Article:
While the Crown’s conduct was not perfect, the Federal Court notes that “Minor omissions, however, do not gainsay the adequacy of consideration.” The steps taken were sufficient to discharge the Crown’s duty to consult in relation to the two decisions issued pursuant to the CEAA.

With regard to the second issue and the duty to accommodate, Justice Tremblay-Lamer of the Federal Court stated that Chief Justice McLachlin in Haida, explained the scope of the duty to accommodate, as follows:

“Balance and compromise are inherent in the notion of reconciliation.  Where accommodation is required in making decisions that may adversely affect as yet unproven Aboriginal rights and title claims, the Crown must balance Aboriginal concerns reasonably with the potential impact of the decision on the asserted right or title and with other societal interests.”

Further, assessing the scope of the duty to accommodate, “…requires a fact-driven analysis directed at reasonable balancing of conflicting interests so as to foster reconciliation.” While the duty to accommodate will require compromise, it does not require the Crown to grant an Aboriginal nation’s wishes.

The ACFN alleged that the Crown had a significant duty to accommodate as a result of the serious adverse effects of the Project, and that this was not fulfilled. They believed that the Crown had jurisdiction to act in this case, and that despite this jurisdiction, the Crown did not fulfil the ACFN’s recommendations. These recommendations included making conservation offsets a Project condition, providing funding for cultural maintenance, and better protecting woodland caribou.

The Federal Court concluded that the Crown had fulfilled its duty to accommodate, primarily by imposing a list of binding conditions on Shell and by committing to working with Alberta towards further accommodation:

“Owing to the consultation process, the Crown added numerous Project conditions and made other reasonable accommodations as well. The duty to accommodate does not guarantee Aboriginal groups everything that they wish to obtain. As the Supreme Court has repeatedly reminded us, Aboriginal groups must be flexible when discussing options for accommodation.”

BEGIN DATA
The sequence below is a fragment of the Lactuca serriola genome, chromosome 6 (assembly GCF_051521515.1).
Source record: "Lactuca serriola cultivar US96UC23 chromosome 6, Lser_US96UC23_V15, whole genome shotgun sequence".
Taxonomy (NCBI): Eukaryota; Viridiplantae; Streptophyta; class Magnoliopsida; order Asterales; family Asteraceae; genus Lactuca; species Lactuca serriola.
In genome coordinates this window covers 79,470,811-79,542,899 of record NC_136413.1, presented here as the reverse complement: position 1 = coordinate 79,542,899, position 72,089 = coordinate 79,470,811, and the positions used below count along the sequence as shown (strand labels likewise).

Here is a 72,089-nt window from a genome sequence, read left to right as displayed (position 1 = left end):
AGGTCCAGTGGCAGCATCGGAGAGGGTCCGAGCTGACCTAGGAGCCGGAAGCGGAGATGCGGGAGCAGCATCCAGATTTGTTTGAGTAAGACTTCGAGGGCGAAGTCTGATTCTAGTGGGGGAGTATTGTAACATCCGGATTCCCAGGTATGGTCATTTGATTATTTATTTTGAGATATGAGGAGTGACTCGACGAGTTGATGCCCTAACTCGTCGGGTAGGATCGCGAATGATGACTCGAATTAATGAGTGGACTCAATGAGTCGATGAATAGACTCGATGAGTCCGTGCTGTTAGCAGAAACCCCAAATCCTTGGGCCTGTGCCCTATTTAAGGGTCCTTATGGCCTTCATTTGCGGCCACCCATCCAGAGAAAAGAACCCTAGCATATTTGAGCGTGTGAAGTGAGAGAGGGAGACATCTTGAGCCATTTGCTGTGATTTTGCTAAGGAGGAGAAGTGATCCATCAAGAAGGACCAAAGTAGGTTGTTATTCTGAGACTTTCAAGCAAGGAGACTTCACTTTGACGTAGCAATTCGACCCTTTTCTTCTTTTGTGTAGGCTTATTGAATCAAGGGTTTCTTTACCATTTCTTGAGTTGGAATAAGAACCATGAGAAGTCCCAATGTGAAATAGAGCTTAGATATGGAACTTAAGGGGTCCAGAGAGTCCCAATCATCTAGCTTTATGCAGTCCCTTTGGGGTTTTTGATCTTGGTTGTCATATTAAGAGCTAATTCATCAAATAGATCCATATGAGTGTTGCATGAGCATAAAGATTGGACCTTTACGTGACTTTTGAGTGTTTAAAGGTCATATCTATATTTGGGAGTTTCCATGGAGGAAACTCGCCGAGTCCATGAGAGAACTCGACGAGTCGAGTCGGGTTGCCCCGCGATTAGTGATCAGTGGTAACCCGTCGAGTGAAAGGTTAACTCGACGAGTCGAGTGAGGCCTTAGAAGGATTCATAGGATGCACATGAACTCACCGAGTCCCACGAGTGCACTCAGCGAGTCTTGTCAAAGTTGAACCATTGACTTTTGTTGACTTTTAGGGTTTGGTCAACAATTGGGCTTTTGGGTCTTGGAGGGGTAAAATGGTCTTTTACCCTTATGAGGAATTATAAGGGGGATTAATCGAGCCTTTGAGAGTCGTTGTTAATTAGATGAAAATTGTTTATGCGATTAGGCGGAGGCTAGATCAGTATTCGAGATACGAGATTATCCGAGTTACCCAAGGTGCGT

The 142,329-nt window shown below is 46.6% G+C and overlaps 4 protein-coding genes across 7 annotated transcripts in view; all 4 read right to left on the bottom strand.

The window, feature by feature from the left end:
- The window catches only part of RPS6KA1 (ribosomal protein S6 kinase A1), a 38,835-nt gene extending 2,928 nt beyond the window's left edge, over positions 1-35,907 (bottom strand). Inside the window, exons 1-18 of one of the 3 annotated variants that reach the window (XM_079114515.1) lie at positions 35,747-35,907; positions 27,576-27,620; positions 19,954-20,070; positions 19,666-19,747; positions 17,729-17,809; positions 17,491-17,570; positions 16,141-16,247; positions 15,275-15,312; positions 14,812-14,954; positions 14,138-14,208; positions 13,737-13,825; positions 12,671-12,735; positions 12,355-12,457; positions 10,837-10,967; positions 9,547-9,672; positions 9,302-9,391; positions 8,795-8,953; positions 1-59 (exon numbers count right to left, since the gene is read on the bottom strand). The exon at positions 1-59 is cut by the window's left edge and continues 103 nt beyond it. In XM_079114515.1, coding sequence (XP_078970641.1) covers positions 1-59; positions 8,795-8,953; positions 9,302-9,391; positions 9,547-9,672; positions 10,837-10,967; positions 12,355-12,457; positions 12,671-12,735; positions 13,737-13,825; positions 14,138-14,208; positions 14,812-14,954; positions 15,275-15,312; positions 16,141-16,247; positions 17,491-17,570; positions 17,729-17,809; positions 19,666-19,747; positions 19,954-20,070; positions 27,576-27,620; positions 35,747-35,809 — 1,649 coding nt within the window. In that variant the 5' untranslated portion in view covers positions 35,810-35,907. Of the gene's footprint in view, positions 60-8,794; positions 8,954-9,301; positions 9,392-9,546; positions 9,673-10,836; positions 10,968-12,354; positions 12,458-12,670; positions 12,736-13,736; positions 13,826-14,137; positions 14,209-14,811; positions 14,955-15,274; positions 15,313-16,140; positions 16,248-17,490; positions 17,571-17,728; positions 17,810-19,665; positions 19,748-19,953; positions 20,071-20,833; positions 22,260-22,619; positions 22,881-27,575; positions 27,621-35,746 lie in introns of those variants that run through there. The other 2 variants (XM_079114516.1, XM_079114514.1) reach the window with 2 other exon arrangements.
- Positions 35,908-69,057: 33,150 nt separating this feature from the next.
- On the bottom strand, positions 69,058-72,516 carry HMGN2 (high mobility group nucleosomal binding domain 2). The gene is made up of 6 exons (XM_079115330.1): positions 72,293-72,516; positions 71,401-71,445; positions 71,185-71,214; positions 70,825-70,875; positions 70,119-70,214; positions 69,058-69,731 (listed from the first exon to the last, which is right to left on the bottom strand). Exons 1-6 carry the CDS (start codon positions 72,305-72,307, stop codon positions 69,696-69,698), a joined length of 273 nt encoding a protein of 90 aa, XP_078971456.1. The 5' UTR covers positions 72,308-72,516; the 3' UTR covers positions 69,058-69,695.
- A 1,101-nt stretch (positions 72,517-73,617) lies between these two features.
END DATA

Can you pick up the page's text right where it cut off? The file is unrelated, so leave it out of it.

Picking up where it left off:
The Federal Court noted that the duty to accommodate did not require the Crown to adopt all 88 recommendations made by the Panel.

The Federal Court also addressed the jurisdictional issues that were present in this case.  Alberta has exclusive jurisdiction over most matters relating to the use of the lands and mineral rights in question and, as a result, a great number of the accommodations requested could only be granted by the Province. For example, the Crown could not make conservation offsets a Project condition as they lacked the jurisdiction to do so. Furthermore, the Crown could not implement the ACFN’s requests regarding woodland caribou because Alberta also has sole responsibility in this domain. Where the Crown did have jurisdiction, they took appropriate steps to accommodate the ACFN. For example, the Crown mitigated threats to Aboriginal culture by placing binding conditions on Shell and promising to work with Alberta on matters within provincial jurisdiction. 

Therefore, Madam Justice Tremblay-Lamer dismissed ACFN’s application upon finding that both the duty to consult and duty to accommodate had been fulfilled in order to minimize the Project’s adverse environmental effects, with costs to the Respondents Shell and the Minister.


Other Author

Isabella Mentina


Aboriginal Law